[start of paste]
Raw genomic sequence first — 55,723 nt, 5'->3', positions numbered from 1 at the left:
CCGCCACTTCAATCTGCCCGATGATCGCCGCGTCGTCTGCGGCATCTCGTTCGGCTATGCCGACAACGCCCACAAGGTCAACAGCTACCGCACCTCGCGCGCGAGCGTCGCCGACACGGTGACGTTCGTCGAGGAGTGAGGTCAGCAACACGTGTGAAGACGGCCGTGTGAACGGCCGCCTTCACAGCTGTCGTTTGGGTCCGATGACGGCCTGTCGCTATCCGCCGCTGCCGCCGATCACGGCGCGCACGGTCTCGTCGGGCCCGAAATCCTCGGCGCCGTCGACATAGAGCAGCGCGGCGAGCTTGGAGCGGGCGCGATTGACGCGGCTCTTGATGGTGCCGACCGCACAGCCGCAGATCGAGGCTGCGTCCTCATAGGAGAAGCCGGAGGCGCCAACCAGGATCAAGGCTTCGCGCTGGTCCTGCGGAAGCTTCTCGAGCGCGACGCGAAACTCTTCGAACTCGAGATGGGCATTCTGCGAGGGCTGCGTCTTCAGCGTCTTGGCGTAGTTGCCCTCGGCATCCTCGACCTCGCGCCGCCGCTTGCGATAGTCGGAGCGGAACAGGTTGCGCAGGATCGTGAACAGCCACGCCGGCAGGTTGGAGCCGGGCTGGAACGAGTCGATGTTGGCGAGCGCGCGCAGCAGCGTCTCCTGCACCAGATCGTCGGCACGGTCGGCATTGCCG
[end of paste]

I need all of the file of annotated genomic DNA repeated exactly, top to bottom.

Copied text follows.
Raw genomic sequence first — 55,723 nt, 5'->3', positions numbered from 1 at the left:
CCGCCACTTCAATCTGCCCGATGATCGCCGCGTCGTCTGCGGCATCTCGTTCGGCTATGCCGACAACGCCCACAAGGTCAACAGCTACCGCACCTCGCGCGCGAGCGTCGCCGACACGGTGACGTTCGTCGAGGAGTGAGGTCAGCAACACGTGTGAAGACGGCCGTGTGAACGGCCGCCTTCACAGCTGTCGTTTGGGTCCGATGACGGCCTGTCGCTATCCGCCGCTGCCGCCGATCACGGCGCGCACGGTCTCGTCGGGCCCGAAATCCTCGGCGCCGTCGACATAGAGCAGCGCGGCGAGCTTGGAGCGGGCGCGATTGACGCGGCTCTTGATGGTGCCGACCGCACAGCCGCAGATCGAGGCTGCGTCCTCATAGGAGAAGCCGGAGGCGCCAACCAGGATCAAGGCTTCGCGCTGGTCCTGCGGAAGCTTCTCGAGCGCGACGCGAAACTCTTCGAACTCGAGATGGGCATTCTGCGAGGGCTGCGTCTTCAGCGTCTTGGCGTAGTTGCCCTCGGCATCCTCGACCTCGCGCCGCCGCTTGCGATAGTCGGAGCGGAACAGGTTGCGCAGGATCGTGAACAGCCACGCCGGCAGGTTGGAGCCGGGCTGGAACGAGTCGATGTTGGCGAGCGCGCGCAGCAGCGTCTCCTGCACCAGATCGTCGGCACGGTCGGCATTGCCG